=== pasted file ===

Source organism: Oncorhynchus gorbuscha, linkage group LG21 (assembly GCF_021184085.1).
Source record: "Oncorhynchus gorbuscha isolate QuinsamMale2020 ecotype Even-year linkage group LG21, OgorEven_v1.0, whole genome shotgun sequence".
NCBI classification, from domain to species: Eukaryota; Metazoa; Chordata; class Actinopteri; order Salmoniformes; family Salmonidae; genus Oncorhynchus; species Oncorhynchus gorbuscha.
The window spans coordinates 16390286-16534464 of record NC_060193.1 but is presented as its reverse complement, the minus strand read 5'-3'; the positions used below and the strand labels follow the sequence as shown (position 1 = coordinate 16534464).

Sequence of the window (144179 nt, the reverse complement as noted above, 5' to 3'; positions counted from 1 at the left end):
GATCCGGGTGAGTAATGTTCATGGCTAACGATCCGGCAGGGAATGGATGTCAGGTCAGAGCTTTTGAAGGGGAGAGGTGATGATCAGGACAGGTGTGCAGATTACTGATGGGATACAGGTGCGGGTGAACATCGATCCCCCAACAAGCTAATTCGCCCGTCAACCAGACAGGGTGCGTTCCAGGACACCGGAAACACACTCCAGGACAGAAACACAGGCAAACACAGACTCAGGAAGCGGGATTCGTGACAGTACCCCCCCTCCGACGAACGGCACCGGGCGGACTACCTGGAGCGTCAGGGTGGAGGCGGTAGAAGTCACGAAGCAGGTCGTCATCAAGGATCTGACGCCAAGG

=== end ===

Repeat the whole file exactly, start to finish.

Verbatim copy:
Source organism: Oncorhynchus gorbuscha, linkage group LG21 (assembly GCF_021184085.1).
Source record: "Oncorhynchus gorbuscha isolate QuinsamMale2020 ecotype Even-year linkage group LG21, OgorEven_v1.0, whole genome shotgun sequence".
NCBI classification, from domain to species: Eukaryota; Metazoa; Chordata; class Actinopteri; order Salmoniformes; family Salmonidae; genus Oncorhynchus; species Oncorhynchus gorbuscha.
The window spans coordinates 16390286-16534464 of record NC_060193.1 but is presented as its reverse complement, the minus strand read 5'-3'; the positions used below and the strand labels follow the sequence as shown (position 1 = coordinate 16534464).

Sequence of the window (144179 nt, the reverse complement as noted above, 5' to 3'; positions counted from 1 at the left end):
GATCCGGGTGAGTAATGTTCATGGCTAACGATCCGGCAGGGAATGGATGTCAGGTCAGAGCTTTTGAAGGGGAGAGGTGATGATCAGGACAGGTGTGCAGATTACTGATGGGATACAGGTGCGGGTGAACATCGATCCCCCAACAAGCTAATTCGCCCGTCAACCAGACAGGGTGCGTTCCAGGACACCGGAAACACACTCCAGGACAGAAACACAGGCAAACACAGACTCAGGAAGCGGGATTCGTGACAGTACCCCCCCTCCGACGAACGGCACCGGGCGGACTACCTGGAGCGTCAGGGTGGAGGCGGTAGAAGTCACGAAGCAGGTCGTCATCAAGGATCTGACGCCAAGG